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Wednesday, 11 November 1998
Page: 93

Dr KEMP (Education, Training and Youth Affairs; Minister Assisting the Prime Minister for the Public Service) (12:57 PM) —I move:

That the bill be now read a second time.

The important role higher education plays in Australia's social and economic development is the rationale for the government's substantial investment in it, and policies designed to ensure that we realise the greatest possible individual and collective benefits.

Australia already has a good higher education system, but there is always scope for improvement. The government has a number of objectives which flow from this position.

. It aims to continue to increase access to post secondary education, including higher education, so that all who can benefit will have access. The higher education system must offer choices that meet varied needs. Lifelong learning is already a feature of our education system but we need to ensure a whole-of-life focus. We need a good foundation in primary school as well as opportunities for later reskilling.

. The government also recognises that collaboration between universities and industry is critical to expanding our knowledge base and generating wealth. By providing enhanced opportunities for university researchers and research training students to collaborate with industry, Australia will be better able to position itself in the global knowledge market.

The various provisions of this bill should be seen in the context of the government's pursuit of these goals.

The government has created an extra 10,000 Commonwealth funded places for undergraduate students in the past two years. In 1998 the Commonwealth will fund 361,925 undergraduate student places in universities. This is a record number. To this figure can be added enrolments in addition to those undergraduate places funded by the Commonwealth. To encourage universities to offer these places, the government is offering partial funding of about $2,500 a place. In 1998 the universities offered around 29,000 of these extra places.

Not only is the government providing additional opportunities for undergraduate students, but it is also extending greater opportunities for postgraduate research training students. The number of research students has increased each year under the coalition government. We will also be providing additional funding to James Cook University of North Queensland to enhance access to higher education in that region.

This government has confirmed its commitment to maintain public funding levels for higher education. This year, universities will receive $5.5 billion from the government (including HECS contributions). Commonwealth funding for each full-time equivalent student will be more than $11,400, a significant increase on 1996 funding.

Prior to the election, the government announced that it would increase collaboration between universities and industry by provid ing an additional $58.1 million over three financial years for the Strategic Partnerships-Industry Research and Training Scheme. Under this bill, an additional $1.6 million will be provided to universities in 1999. A further $22.8 million will be provided in 2000.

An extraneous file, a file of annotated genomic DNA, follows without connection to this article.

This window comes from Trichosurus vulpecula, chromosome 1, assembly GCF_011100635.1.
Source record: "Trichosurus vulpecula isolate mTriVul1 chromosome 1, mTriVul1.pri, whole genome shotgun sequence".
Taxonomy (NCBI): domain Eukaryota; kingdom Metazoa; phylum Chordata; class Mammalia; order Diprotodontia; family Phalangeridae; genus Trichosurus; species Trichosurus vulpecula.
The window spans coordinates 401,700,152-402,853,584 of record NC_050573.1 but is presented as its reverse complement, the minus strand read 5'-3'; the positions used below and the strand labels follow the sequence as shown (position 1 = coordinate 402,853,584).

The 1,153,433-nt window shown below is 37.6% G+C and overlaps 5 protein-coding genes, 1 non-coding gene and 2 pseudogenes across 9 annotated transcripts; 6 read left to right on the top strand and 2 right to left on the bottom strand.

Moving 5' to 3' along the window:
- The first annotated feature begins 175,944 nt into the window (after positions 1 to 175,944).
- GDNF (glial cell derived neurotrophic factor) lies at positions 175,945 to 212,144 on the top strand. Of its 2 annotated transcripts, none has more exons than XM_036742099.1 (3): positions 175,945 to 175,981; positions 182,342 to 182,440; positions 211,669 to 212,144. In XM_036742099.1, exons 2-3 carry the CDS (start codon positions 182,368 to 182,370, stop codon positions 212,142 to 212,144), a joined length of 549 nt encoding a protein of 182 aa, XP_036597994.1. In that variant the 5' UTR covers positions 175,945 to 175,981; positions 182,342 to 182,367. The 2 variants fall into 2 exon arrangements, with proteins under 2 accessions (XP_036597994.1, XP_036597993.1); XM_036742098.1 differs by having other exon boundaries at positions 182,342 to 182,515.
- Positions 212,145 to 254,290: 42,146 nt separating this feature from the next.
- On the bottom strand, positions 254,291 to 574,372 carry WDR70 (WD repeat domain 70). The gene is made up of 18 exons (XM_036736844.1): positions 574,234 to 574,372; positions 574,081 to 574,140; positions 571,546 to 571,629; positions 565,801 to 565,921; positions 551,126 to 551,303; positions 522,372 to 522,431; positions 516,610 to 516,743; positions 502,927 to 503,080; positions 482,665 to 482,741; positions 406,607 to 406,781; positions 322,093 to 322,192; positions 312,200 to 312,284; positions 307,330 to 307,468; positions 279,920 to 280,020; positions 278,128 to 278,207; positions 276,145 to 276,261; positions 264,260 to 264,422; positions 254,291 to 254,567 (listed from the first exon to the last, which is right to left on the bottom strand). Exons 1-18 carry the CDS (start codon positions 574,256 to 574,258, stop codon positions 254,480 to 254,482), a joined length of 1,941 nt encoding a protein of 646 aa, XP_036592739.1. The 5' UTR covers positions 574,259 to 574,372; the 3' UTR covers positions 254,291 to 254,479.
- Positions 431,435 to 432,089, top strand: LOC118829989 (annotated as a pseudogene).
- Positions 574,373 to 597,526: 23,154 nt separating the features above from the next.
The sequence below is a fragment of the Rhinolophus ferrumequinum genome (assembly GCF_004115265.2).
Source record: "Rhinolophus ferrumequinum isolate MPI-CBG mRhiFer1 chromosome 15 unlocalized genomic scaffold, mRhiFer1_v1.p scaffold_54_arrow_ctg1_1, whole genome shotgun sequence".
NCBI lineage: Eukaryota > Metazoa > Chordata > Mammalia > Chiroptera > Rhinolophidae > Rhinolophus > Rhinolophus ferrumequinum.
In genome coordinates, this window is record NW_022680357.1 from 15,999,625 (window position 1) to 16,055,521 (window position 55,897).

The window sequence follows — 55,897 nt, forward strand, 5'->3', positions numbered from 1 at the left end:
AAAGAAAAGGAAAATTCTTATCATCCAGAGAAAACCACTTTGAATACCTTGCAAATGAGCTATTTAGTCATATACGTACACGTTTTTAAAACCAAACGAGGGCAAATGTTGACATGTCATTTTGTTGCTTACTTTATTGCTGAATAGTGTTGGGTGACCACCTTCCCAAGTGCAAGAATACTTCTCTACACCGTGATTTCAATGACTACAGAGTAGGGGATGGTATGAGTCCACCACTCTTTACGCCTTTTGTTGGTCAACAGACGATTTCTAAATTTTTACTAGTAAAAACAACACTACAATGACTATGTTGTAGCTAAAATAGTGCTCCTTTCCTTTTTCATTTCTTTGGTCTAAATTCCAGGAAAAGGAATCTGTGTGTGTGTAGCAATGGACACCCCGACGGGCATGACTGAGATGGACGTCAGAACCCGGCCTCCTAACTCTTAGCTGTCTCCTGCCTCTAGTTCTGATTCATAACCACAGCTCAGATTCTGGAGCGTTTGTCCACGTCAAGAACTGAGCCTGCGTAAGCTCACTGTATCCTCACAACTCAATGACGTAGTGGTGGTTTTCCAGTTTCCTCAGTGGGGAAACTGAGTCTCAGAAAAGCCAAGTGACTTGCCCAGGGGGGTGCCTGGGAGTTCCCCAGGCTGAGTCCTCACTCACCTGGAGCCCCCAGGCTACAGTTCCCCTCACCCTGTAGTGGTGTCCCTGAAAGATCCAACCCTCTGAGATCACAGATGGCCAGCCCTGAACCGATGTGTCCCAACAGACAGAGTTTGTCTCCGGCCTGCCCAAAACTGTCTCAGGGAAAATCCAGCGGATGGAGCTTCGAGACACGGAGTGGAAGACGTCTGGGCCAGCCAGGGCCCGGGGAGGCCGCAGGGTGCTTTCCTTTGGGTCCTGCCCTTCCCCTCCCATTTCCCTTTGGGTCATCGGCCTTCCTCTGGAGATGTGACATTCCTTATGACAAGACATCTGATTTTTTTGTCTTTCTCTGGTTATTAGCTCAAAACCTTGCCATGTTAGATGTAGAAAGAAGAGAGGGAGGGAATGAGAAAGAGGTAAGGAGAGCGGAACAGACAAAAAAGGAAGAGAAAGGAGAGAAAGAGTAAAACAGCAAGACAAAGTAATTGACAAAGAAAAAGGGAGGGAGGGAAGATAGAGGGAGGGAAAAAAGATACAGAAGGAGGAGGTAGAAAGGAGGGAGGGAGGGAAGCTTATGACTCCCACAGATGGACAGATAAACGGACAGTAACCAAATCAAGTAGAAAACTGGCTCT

Consistent with this government's commitment to maintaining public funding levels for higher education, the bill provides for a total net increase of $9,693,000 to 1998 funds. This funding provides supplementation for price movements and additional superannuation expenses incurred by institutions. It also includes an increase of $5,943,000 in the 1998 funding limit for special grants, offset by an equivalent underexpenditure in 1997. The bill also provides funding in total for the years 1999 and 2000. Funding for 1999 is increased by $3,885,393,000 to $3,893,640,000, and the funding limit for 2000 is set at $3,706,333,000.

In legislating funds for 1999 and 2000, the bill confirms to higher education institutions the overall funding levels detailed in the Higher education funding report for the 1998-2000 triennium. This bill also demonstrates this government's support for the continued growth of Australia's education and training export industry. The bill amends the Higher Education Funding Act 1988 to provide funding for expenditure on the international promotion of Australian education and training services by Australian Education International. AEI was previously known as the Australian International Education Foundation. The new name reflects new funding arrangements and the new direction set for it by the government.

In 1998 AEI will receive $1,016,000. In 1999 this will rise to $2,468,000, and by 2000 AEI will be funded to the extent of $3,883,000. It will have a number of key responsibilities in the areas of marketing, government-to-government coordination, research, facilitating access to markets, providing information, and awareness raising. This measure will improve promotion of Australia's international education and training industry.

For a number of years successive Commonwealth governments have provided funding to the University of Notre Dame Australia for its Broome campus on a year-by-year basis. To provide greater certainty to the university and to allow it to build on the valuable work that it does in Broome, the bill includes the University of Notre Dame Australia in the act so that it is able to receive grants for operating purposes. Mr Speaker, I commend the bill to the House and present the explanatory memorandum.

Debate (on motion by Mr McClelland) adjourned.